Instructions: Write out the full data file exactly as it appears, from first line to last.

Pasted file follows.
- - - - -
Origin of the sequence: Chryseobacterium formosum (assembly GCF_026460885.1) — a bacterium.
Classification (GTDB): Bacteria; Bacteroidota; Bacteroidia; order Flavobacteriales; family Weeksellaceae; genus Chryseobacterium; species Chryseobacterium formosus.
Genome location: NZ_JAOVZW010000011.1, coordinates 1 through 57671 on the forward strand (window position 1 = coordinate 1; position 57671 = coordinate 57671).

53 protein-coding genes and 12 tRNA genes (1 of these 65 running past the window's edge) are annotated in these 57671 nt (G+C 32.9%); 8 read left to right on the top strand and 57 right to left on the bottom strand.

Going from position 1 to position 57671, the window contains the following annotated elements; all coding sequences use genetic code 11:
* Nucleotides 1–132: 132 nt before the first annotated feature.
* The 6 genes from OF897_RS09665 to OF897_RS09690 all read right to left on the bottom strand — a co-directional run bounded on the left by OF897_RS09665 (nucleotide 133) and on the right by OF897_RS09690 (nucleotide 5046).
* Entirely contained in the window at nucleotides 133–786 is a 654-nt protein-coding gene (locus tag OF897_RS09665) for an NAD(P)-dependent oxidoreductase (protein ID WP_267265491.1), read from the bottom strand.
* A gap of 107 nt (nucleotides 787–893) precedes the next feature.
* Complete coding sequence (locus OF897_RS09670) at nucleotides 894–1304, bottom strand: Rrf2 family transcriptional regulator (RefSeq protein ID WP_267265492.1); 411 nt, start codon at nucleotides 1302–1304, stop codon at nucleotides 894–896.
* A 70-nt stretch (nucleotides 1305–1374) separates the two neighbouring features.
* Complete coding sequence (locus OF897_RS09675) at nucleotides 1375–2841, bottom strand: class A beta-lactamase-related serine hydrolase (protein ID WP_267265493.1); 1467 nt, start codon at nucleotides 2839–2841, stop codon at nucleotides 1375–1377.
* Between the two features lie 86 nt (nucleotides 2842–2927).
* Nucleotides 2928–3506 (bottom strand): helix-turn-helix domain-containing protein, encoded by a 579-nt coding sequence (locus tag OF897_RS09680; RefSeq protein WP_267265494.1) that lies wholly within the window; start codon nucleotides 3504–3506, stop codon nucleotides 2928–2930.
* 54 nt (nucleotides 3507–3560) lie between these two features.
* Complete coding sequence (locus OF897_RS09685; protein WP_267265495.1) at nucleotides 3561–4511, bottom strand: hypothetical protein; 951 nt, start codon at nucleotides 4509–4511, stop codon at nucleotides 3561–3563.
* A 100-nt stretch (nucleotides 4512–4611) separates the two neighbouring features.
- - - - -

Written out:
Origin of the sequence: Chryseobacterium formosum (assembly GCF_026460885.1) — a bacterium.
Classification (GTDB): Bacteria; Bacteroidota; Bacteroidia; order Flavobacteriales; family Weeksellaceae; genus Chryseobacterium; species Chryseobacterium formosus.
Genome location: NZ_JAOVZW010000011.1, coordinates 1 through 57671 on the forward strand (window position 1 = coordinate 1; position 57671 = coordinate 57671).

53 protein-coding genes and 12 tRNA genes (1 of these 65 running past the window's edge) are annotated in these 57671 nt (G+C 32.9%); 8 read left to right on the top strand and 57 right to left on the bottom strand.

Going from position 1 to position 57671, the window contains the following annotated elements; all coding sequences use genetic code 11:
* Nucleotides 1–132: 132 nt before the first annotated feature.
* The 6 genes from OF897_RS09665 to OF897_RS09690 all read right to left on the bottom strand — a co-directional run bounded on the left by OF897_RS09665 (nucleotide 133) and on the right by OF897_RS09690 (nucleotide 5046).
* Entirely contained in the window at nucleotides 133–786 is a 654-nt protein-coding gene (locus tag OF897_RS09665) for an NAD(P)-dependent oxidoreductase (protein ID WP_267265491.1), read from the bottom strand.
* A gap of 107 nt (nucleotides 787–893) precedes the next feature.
* Complete coding sequence (locus OF897_RS09670) at nucleotides 894–1304, bottom strand: Rrf2 family transcriptional regulator (RefSeq protein ID WP_267265492.1); 411 nt, start codon at nucleotides 1302–1304, stop codon at nucleotides 894–896.
* A 70-nt stretch (nucleotides 1305–1374) separates the two neighbouring features.
* Complete coding sequence (locus OF897_RS09675) at nucleotides 1375–2841, bottom strand: class A beta-lactamase-related serine hydrolase (protein ID WP_267265493.1); 1467 nt, start codon at nucleotides 2839–2841, stop codon at nucleotides 1375–1377.
* Between the two features lie 86 nt (nucleotides 2842–2927).
* Nucleotides 2928–3506 (bottom strand): helix-turn-helix domain-containing protein, encoded by a 579-nt coding sequence (locus tag OF897_RS09680; RefSeq protein WP_267265494.1) that lies wholly within the window; start codon nucleotides 3504–3506, stop codon nucleotides 2928–2930.
* 54 nt (nucleotides 3507–3560) lie between these two features.
* Complete coding sequence (locus OF897_RS09685; protein WP_267265495.1) at nucleotides 3561–4511, bottom strand: hypothetical protein; 951 nt, start codon at nucleotides 4509–4511, stop codon at nucleotides 3561–3563.
* A 100-nt stretch (nucleotides 4512–4611) separates the two neighbouring features.